Women’s magazines and periodicals from the past can offer some great advice.
For this month, it’s truly a case of “having one’s ducks in a row” as Comfort magazine from July of 1903 spells out how easy it is to raise a “quack family.” Who knew!
Open Seven Days a Week
The Courtenay and District Museum is now on its summer operating schedule and is open Monday to Saturday from 10:00 to 5:00 and Sundays from 12:00 to 4:00 until Labour Day. As always, members visit free.
Here is the latest newsletter installment of an image and quote from the museum’s award-winning book Watershed Moments – A Pictorial History of Courtenay and District.
Photo credit: Mrs. Margaret Frank and Chief Andy Frank in the 1967 Courtenay parade. Ruth Masters photograph. Photo: CDM 2007.251.18. Page 188.
Photo caption: “In 1906, Mary and Billie Frank, Andy’s mother and father, decided to canoe to Tree Island (now Sandy Island Marine Park) to harvest clams. They pitched their tents on the island, and Andy was born there, the youngest of the family…In the 1920s, Andy went into an Alert Bay store for fishing supplies. He was so smitten by one of the clerks that he needed to make several trips into the store to choose the right flashlight. The clerk, Margaret Wilson from T’sakis (Fort Rupert), of high status and with strong convictions about promoting awareness of indigenous heritage, married Andy first by tradition and later in a church.” Page 119.
Discoveries Happen Here
Have you ever wanted to make a prehistoric discovery? You have the chance with Courtenay and District Museum summer public fossil tours! Vancouver Island and surrounding area is rich in ancient marine fossils which give palaeontologists and history enthusiasts an excellent opportunity to study prehistoric life (not to mention go digging for fossils)!
Loads of new summer stock has hit the shelves!
The shop is now carrying a line of t-shirts designed by West Coast Karma, a company based in Comox. Designs include the very popular “Vancouver Island” pattern which is available in adult and children sizes in multiple colours. Or how about the ladies tee of an octopus or jellyfish in a turquoise soft cotton?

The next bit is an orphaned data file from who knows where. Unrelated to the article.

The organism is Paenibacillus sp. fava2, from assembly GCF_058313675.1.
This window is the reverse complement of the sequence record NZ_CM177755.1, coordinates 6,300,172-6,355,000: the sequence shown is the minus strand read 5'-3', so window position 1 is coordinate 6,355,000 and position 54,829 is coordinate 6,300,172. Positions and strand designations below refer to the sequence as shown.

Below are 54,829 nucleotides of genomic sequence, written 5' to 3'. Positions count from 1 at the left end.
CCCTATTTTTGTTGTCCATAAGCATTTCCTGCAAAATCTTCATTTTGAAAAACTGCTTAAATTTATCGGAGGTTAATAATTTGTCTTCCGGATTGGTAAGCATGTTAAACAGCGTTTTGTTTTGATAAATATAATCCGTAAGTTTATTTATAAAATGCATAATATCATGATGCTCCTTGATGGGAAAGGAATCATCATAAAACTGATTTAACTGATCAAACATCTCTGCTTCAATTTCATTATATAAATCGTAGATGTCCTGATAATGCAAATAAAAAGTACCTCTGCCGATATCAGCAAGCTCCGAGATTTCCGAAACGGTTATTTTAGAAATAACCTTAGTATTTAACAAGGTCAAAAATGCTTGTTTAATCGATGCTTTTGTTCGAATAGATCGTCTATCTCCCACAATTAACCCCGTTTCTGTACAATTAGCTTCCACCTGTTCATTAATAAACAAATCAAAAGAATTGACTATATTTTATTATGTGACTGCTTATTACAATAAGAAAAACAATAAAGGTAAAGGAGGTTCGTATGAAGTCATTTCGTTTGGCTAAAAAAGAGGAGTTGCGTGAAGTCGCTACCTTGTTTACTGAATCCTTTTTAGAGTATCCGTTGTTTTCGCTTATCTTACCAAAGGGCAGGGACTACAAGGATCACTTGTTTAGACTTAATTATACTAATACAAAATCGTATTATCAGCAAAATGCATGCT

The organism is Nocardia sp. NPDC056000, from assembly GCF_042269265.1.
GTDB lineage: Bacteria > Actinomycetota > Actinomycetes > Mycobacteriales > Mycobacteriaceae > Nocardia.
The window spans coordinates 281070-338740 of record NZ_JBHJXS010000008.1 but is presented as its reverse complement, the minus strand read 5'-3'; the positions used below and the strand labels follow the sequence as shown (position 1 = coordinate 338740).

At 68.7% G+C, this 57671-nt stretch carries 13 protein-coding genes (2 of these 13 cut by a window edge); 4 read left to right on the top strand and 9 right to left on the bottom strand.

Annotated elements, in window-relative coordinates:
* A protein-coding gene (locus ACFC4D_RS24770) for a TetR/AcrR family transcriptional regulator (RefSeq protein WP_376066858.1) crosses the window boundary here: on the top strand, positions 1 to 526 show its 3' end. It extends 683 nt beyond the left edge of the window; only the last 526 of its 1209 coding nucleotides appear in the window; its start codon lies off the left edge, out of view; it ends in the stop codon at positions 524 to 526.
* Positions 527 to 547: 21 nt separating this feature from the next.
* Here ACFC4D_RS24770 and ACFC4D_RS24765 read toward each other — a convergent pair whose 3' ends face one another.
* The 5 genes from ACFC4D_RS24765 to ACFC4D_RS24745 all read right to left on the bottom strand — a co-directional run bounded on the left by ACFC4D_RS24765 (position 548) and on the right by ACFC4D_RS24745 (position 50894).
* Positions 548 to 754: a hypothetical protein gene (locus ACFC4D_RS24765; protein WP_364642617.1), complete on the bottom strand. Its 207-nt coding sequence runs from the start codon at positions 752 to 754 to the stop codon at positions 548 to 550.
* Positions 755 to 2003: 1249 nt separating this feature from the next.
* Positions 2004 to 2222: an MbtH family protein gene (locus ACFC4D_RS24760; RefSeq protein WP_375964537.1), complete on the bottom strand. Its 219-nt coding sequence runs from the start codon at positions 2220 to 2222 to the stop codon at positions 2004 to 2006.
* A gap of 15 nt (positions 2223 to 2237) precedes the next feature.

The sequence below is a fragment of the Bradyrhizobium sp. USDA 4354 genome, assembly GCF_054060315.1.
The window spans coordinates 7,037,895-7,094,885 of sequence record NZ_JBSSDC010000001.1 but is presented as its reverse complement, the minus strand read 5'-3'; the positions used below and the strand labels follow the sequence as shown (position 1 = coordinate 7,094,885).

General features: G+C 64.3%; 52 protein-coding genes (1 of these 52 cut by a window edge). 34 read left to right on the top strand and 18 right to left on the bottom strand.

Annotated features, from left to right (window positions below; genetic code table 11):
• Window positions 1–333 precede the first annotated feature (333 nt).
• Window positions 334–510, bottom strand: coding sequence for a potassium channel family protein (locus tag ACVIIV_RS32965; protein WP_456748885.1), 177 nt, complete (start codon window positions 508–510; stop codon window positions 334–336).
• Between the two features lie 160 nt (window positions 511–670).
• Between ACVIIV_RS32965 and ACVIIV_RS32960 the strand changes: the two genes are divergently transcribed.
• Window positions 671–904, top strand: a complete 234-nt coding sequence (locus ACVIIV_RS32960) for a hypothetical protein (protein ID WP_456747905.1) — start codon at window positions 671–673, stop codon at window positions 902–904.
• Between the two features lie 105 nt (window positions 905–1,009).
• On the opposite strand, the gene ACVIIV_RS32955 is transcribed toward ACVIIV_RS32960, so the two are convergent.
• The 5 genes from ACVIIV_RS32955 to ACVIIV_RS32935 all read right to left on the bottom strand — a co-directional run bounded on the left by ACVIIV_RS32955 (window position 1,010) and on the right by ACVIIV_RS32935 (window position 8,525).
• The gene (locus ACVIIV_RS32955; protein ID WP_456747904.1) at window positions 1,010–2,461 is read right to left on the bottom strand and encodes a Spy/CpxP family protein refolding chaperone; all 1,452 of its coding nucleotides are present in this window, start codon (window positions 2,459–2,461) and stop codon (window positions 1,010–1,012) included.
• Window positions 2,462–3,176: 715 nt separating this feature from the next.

Kid’s toy selection has been bumped up too with T-Rex snap band watches, dinosaur skeleton replicas and “hug-ems” in the shape of T-Rex, triceratops, orca whales and wolves. These are a lot of fun for all ages.
Capes Escape, the museum’s vacation rental property, continues to do great business.
The 1700 sq. ft., 1930s heritage home is part of the Courtenay and District Museum visitor services.
The home, situated on seven acres of forested land on Cumberland Road, was donated to the museum by the late Katherine Capes. Located approximately 4 km from Highway 19, Capes Escape is only minutes from downtown Courtenay and Cumberland.
If you’ve got company coming for a visit and are looking for a comfortable and convenient rental space, consider Capes Escape.
The Courtenay and District Museum will celebrate Canada’s 151st birthday with an open house event from 12 noon to 4 pm on Sunday, July 1st.
There will be free admission, balloons, prize draws, live music, kid’s crafts and a new exhibit to see!
Canada Day is a great chance to explore history at the museum.
Cathy Converse presents “Against the Current: The Remarkable Life of Agnes Deans Cameron,” an illustrated lecture based on her newly released book, at 7pm on Thursday, June 14 in the Courtenay and District Museum.
Agnes Deans Cameron was an extraordinary woman who set the educational establishment on edge. Born in Victoria to Scottish immigrants in 1863, she was ahead by a century and achieved a number of “firsts” in her life. She was one of the most well-known educators, writers, and lecturers in Canada and put western Canada on the map through her writing, cycling, and encouragement of Western immigration.
The gift shop is now selling local free range honey. The hives of very lucky bees spend their summers taking pollen from fireweed on Mount Washington. The cost for a good size jar is $12.95. Very tasty for your own use or a nice, sweet touch as a gift for visitors.